Reservoirs store and release water for flood control, navigation, and water supplies for the domestic, industrial, agricultural, and energy sectors. A key challenge in modeling the influence of reservoirs on streamflows and other water cycle processes is accounting for the relationship between reservoir depth, surface area, and storage. To address this challenge, a team including scientists at the U.S. Department of Energy’s Pacific Northwest National Laboratory developed a new global reservoir storage-area-depth data set by deriving an optimal geometric shape for more than 6,800 reservoirs worldwide. This new data set is critical for accurately representing reservoir processes in Earth system models, including the influence of reservoirs on regional hydrology, ecology, and biogeochemistry.
Approaches used in previous studies to model reservoir storage-area-depth relationships are either difficult to generalize beyond a specific site or too simplified to account for fluctuations in reservoir surface area and storage over time. The new global reservoir storage-area-depth data set developed in this study will improve the ability to simulate reservoir dynamics in Earth system models. These details are critical for understanding how water management interacts with energy production and other sectors.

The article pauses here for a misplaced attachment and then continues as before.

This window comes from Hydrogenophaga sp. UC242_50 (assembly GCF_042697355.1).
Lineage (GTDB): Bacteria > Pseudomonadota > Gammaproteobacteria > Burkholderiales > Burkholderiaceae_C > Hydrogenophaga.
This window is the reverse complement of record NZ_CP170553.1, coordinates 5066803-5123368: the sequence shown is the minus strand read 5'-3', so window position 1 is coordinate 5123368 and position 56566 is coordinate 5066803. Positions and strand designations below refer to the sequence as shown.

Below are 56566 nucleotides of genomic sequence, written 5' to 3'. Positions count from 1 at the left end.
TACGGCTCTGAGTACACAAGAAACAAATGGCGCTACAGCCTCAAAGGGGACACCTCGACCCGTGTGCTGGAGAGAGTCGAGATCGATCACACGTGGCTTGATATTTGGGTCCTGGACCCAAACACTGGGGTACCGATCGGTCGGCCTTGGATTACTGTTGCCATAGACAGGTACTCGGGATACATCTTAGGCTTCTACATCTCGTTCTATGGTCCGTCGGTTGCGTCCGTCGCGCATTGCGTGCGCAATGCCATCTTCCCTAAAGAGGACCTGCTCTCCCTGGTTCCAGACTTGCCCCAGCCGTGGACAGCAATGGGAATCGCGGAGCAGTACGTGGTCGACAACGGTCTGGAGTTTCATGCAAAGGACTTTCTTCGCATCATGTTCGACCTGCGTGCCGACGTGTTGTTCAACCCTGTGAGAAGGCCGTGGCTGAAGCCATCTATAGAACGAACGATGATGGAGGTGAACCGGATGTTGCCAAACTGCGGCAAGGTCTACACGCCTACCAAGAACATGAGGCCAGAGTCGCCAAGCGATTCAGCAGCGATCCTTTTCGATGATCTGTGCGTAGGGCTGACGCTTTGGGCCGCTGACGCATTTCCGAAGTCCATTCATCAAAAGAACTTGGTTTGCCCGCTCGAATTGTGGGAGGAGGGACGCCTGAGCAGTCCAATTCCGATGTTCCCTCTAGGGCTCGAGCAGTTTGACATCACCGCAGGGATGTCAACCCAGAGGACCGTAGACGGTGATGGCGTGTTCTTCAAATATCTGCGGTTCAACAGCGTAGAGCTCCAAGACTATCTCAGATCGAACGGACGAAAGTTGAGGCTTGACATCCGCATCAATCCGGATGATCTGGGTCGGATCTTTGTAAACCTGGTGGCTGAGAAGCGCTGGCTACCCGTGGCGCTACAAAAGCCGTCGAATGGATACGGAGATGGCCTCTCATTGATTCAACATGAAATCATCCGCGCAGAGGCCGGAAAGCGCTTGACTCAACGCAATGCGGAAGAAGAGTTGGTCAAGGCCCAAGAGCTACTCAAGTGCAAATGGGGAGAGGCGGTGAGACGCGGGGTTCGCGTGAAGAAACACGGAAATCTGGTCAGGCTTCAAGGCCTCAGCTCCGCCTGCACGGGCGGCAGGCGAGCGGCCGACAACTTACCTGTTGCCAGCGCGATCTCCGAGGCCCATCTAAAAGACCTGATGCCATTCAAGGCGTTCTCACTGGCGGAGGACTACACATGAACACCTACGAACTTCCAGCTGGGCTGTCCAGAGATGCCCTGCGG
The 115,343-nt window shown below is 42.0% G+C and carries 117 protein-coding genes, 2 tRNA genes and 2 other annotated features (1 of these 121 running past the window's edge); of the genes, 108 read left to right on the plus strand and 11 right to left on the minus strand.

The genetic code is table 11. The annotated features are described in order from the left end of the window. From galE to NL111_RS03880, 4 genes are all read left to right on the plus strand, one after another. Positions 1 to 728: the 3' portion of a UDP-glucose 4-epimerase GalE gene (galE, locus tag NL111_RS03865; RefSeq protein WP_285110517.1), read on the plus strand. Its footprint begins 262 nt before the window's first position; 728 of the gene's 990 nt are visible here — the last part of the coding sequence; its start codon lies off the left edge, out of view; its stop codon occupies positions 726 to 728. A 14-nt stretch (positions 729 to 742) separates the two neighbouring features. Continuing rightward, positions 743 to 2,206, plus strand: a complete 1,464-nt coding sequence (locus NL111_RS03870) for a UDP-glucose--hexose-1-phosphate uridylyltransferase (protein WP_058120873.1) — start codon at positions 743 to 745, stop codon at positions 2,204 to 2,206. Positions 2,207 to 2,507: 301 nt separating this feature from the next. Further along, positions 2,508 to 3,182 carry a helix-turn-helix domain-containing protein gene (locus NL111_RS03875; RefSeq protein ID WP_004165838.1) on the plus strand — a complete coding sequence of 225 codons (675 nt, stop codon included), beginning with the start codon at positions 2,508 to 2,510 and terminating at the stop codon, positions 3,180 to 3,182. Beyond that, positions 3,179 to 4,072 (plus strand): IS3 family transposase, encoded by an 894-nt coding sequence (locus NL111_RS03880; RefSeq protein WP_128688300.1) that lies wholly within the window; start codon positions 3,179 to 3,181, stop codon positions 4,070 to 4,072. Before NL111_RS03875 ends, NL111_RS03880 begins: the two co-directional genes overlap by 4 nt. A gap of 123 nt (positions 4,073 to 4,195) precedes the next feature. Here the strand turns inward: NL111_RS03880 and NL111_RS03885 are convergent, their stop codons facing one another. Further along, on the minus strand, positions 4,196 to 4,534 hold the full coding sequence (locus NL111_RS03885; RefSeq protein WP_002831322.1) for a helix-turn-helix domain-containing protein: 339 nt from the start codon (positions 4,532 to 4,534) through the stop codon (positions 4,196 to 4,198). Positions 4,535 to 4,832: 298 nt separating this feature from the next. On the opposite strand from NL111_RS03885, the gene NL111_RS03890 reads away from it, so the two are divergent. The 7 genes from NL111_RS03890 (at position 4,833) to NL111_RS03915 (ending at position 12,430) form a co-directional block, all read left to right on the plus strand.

This study focused on the development of representative storage-area-depth relationships for more than 6,800 reservoirs around the world. The research team identified a small number of representative reservoir geometries defined by a combination of horizontal surface shapes (parabolic, rectangular, elliptical) and vertical cross-section shapes (wedge, bowl, prism). For each reservoir, researchers used an optimization algorithm to select the geometric shape that best represented the effective reservoir length and width values derived from the Global Reservoir and Dam (GRanD) database. The team then calculated reservoir storage-area-depth relationships based on the optimal geometry. Using this method, about 70 percent of reservoirs included in GRanD had errors in total storage of less than 5 percent, and about 85 percent had errors less than 25 percent. Researchers validated the storage-depth relationship using both remote-sensing data for 40 major reservoirs globally and ground-based measurements for 34 reservoirs in the United States and China.
The more accurate storage-area-depth relationships in this new data set will improve the representation of reservoir dynamics in global hydrological and Earth system models. For example, the relationships can be used to calculate physical reservoir characteristics needed for modeling heat transfer, mass balance, or nutrient concentration. The team is using the global data set to model reservoir stratification or the separation of water into layers of varying temperatures. Accurate representation of stratification is vital for improving the simulation of stream temperature—an important consideration for thermoelectric power plant performance and aquatic habitats.